Team to prevent Listeriosis outbreak

Listeriosis - [Google Images]

In an effort to prevent future Listeriosis outbreaks, the National Department of Health (NDoH) has formed a multisectoral incident management team (IMT).

“The formation of a multisectoral incident management team, and development of a listeria emergency response plan will strengthen the response to the listeria outbreak, and contribute to health system strengthening to prevent future outbreaks. Funding is being sourced,” said the National Institute of Communicable Diseases (NICD) in a situation report released on Monday.

According to the NICD, the number of cases of laboratory-confirmed Listeriosis reported per week has dropped since the implicated products were recalled on 04 March 2018, with eight additional cases reported this week.

“Of the eight cases reported this week, one case occurred in October 2017 and was retrospectively reported,” said the NICD.

In March, Health Minister Aaron Motsoaledi announced that ready-to-eat cold meat products by Enterprise Foods were the culprits for the Listeriosis outbreak in the country.

While another facility, Rainbow Chicken Limited (RCL), tested positive for listeria, samples from this facility were not the same strain linked to the outbreak. The cause of the outbreak, strain ST6 was confirmed in 16 environmental samples collected from an Enterprise facility.

Processed meat products such as polony, viennas, russians, frankfurters, sausages and cold meat products were listed as no go zones by the Minister.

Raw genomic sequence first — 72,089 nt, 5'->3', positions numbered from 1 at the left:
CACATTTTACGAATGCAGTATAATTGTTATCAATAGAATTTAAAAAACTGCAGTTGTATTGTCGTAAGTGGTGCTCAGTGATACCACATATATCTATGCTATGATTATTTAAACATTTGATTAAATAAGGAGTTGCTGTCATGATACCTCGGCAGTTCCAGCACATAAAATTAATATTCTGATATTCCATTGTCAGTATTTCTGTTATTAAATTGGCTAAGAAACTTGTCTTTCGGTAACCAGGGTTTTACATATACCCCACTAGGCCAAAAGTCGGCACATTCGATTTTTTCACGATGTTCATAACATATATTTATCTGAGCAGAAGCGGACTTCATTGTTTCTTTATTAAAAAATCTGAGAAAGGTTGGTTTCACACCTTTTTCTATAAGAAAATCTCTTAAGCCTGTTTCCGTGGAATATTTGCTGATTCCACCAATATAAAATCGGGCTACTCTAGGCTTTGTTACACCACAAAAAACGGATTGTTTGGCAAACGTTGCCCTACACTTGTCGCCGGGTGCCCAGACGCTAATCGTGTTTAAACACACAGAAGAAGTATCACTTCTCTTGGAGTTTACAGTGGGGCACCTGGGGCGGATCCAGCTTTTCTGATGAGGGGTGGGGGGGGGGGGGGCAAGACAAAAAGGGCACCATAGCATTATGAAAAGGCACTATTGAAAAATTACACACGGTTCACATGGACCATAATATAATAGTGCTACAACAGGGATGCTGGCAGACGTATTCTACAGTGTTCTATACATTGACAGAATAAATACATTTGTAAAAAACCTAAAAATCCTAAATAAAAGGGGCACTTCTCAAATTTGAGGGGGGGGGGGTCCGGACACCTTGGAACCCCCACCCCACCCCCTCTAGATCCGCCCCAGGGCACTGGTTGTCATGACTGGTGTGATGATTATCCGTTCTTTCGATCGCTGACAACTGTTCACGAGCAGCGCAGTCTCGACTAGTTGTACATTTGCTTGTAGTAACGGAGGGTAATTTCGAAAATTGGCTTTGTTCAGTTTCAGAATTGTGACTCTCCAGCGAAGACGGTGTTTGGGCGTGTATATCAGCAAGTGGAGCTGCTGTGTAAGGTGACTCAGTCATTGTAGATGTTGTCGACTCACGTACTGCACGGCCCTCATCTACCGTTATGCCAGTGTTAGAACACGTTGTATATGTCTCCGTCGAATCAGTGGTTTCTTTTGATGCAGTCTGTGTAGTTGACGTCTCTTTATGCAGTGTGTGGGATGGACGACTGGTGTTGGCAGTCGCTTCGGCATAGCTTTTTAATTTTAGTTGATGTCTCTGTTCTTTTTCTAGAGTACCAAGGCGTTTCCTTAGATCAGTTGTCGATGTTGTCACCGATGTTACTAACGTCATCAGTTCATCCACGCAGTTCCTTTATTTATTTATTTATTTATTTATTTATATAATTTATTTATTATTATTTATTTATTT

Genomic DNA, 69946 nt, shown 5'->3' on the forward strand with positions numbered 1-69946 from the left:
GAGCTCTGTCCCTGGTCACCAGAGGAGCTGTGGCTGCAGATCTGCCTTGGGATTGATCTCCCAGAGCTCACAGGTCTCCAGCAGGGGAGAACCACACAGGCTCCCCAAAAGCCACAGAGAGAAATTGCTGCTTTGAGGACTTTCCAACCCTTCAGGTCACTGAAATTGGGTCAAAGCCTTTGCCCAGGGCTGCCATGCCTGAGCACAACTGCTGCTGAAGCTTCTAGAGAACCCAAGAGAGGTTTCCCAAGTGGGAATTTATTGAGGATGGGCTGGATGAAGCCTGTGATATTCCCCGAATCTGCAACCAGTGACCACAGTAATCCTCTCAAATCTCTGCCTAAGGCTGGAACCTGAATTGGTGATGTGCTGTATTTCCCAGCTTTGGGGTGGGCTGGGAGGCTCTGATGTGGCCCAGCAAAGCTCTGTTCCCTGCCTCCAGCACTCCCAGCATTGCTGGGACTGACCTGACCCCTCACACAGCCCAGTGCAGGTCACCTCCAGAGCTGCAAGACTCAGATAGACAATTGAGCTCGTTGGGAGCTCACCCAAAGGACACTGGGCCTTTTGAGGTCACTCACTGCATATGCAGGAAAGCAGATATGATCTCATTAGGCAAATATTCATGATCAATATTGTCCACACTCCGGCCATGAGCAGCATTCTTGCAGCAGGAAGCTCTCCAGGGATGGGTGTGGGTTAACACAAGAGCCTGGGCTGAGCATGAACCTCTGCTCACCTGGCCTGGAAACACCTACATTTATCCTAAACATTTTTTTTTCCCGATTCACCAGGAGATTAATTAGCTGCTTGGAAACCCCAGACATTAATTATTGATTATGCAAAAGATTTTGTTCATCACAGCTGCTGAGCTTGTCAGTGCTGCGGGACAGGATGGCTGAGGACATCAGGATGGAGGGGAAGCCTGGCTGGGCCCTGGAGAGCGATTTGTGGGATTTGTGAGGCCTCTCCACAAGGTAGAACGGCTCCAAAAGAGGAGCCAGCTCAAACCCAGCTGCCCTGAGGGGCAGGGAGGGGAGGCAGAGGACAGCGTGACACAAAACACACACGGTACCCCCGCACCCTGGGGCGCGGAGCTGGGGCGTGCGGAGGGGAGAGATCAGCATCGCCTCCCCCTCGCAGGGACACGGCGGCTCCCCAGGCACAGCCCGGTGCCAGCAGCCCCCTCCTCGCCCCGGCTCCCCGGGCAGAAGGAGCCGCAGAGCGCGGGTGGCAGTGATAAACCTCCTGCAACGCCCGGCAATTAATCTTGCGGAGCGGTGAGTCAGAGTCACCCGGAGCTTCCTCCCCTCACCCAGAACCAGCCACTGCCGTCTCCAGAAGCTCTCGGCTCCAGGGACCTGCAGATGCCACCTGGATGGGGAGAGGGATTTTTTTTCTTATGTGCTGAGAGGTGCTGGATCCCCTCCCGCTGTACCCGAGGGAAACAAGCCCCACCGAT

Since the recall, a total of 50 cases have been reported, twenty-four (48%) of which were among babies who are less than 28 days old. Three (6%) were among children age 1 month to 14 years old.

As of 17 April 2018, a total of 1019 laboratory-confirmed Listeriosis cases have been reported to NICD since 01 January 2017.

Since the 5 March 2018, cases per week dropped to fewer than 15 per week, with 8 cases reported in week 14. At the height of the outbreak, 30 or more cases were reported weekly.

Newborns with less than 28 days of age are the most affected age group on account of increased vulnerability of pregnant women followed by adults aged 15 – 49 years of age.

Gauteng is still leading the pack with the most recorded outbreaks with 59% of reported cases, followed by the Western Cape with 13% and KwaZulu-Natal with 7%.

Clinicians are requested to notify cases through the notifiable medical conditions (NMC) surveillance channels.

“NHLS and private clinical laboratories are requested to continue to send all listeria (spp) isolates to NICD to facilitate case monitoring and whole genome sequencing. All ‘ready to eat’ food processing factories are advised to review their processes, to ensure that their package products are safe for distribution and consumption by the public,” said the NICD.